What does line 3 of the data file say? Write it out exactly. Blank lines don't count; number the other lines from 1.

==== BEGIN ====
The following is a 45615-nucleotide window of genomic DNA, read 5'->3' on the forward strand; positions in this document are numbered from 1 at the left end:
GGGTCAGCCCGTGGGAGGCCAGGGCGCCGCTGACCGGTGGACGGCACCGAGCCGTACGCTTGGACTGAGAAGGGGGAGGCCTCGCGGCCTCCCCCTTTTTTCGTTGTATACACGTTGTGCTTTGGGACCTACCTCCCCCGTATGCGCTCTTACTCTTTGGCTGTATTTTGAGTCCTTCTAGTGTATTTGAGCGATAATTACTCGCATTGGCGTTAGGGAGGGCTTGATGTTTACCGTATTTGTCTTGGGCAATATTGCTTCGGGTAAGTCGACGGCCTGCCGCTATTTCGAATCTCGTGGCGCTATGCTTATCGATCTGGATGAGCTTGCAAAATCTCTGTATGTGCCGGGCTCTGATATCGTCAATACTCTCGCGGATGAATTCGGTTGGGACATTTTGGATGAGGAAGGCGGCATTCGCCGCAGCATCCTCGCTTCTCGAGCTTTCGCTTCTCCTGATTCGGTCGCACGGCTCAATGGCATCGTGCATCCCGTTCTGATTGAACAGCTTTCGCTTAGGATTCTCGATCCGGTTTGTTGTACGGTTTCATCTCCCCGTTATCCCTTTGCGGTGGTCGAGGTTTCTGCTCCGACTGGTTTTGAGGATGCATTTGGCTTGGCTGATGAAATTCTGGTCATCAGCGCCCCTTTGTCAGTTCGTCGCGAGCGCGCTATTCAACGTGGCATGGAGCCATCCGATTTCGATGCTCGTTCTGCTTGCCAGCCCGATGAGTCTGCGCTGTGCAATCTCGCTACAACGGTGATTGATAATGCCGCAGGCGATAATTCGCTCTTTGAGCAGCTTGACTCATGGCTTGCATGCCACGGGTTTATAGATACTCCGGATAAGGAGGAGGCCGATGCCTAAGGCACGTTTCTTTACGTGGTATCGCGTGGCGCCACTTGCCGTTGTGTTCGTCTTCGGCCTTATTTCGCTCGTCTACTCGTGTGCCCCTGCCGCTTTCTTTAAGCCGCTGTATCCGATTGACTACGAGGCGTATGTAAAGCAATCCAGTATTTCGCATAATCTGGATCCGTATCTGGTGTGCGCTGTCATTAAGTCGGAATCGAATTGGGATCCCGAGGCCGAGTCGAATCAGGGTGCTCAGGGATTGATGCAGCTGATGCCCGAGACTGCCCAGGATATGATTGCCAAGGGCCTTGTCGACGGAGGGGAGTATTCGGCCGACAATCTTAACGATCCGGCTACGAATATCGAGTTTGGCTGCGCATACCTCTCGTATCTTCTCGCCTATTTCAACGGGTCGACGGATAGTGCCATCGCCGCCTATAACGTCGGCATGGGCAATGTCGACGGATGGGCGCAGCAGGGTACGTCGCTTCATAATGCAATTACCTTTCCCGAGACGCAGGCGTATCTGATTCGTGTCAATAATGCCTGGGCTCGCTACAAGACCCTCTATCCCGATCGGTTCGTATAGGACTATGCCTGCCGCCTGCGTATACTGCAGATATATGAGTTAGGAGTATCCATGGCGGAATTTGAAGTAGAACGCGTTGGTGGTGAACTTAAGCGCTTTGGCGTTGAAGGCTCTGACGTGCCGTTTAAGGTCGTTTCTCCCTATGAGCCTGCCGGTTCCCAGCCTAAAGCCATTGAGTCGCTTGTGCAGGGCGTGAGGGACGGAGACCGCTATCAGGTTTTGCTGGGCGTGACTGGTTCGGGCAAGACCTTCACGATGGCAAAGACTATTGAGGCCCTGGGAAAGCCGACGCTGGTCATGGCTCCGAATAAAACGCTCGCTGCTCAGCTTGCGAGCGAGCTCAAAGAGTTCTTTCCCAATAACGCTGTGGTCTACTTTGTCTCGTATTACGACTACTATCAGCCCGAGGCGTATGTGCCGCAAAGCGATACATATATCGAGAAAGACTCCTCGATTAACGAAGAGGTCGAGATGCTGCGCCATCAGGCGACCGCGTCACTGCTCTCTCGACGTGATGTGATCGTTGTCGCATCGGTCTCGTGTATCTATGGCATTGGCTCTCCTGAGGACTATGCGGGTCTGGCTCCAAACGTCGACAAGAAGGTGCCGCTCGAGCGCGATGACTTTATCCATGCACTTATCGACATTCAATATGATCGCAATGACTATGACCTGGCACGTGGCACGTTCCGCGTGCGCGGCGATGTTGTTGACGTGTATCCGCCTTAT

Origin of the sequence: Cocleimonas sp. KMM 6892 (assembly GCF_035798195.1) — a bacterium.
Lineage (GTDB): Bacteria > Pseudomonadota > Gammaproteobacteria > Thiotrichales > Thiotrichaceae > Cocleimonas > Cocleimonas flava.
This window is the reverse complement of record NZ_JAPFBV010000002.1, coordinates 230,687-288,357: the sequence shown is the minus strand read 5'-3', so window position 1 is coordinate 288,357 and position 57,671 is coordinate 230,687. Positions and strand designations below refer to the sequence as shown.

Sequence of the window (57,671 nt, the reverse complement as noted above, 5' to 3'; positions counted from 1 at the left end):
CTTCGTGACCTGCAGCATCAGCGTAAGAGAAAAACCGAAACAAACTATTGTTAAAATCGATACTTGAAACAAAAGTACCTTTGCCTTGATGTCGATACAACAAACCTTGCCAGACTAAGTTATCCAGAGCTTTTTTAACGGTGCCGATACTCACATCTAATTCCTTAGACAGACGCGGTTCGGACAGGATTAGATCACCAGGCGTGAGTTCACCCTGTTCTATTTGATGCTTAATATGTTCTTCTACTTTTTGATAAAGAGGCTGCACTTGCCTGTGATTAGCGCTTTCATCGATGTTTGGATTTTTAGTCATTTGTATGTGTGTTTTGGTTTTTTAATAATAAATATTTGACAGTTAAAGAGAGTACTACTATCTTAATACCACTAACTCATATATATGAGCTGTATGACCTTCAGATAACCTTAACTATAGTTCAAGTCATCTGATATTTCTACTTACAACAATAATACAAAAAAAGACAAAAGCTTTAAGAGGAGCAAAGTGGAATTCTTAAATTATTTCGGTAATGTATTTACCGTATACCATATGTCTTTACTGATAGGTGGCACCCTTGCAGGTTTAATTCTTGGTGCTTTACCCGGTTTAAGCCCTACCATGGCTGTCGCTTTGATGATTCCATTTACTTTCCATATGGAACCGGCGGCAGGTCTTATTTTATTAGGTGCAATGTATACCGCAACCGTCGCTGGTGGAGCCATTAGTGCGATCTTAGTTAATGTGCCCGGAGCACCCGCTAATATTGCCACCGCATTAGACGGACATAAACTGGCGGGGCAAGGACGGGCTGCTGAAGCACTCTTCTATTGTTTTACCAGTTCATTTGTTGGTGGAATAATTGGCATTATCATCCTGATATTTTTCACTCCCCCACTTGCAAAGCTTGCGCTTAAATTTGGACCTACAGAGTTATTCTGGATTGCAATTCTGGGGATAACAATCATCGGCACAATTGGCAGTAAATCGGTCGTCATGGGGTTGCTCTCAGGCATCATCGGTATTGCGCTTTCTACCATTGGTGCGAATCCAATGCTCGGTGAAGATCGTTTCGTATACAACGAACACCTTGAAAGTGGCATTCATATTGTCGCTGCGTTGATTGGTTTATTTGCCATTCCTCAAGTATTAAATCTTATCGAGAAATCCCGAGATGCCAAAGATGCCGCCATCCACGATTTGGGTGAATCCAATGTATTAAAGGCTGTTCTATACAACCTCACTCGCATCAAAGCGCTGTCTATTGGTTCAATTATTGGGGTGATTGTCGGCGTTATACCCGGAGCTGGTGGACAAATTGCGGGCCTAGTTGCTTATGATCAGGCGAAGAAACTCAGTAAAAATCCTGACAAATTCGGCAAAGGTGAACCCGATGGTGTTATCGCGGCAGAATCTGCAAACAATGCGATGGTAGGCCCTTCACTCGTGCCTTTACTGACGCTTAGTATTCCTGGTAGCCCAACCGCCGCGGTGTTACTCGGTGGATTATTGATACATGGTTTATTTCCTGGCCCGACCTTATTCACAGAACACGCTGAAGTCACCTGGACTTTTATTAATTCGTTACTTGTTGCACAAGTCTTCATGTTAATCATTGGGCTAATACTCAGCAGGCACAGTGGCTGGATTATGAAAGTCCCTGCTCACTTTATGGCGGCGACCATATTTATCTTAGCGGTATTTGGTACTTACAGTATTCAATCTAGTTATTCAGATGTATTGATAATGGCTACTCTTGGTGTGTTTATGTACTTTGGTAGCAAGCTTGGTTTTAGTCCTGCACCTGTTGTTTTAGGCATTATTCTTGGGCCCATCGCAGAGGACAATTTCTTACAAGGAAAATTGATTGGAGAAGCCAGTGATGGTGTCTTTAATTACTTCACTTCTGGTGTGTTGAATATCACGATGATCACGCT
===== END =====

Origin of the sequence: Cocleimonas sp. KMM 6892 (assembly GCF_035798195.1) — a bacterium.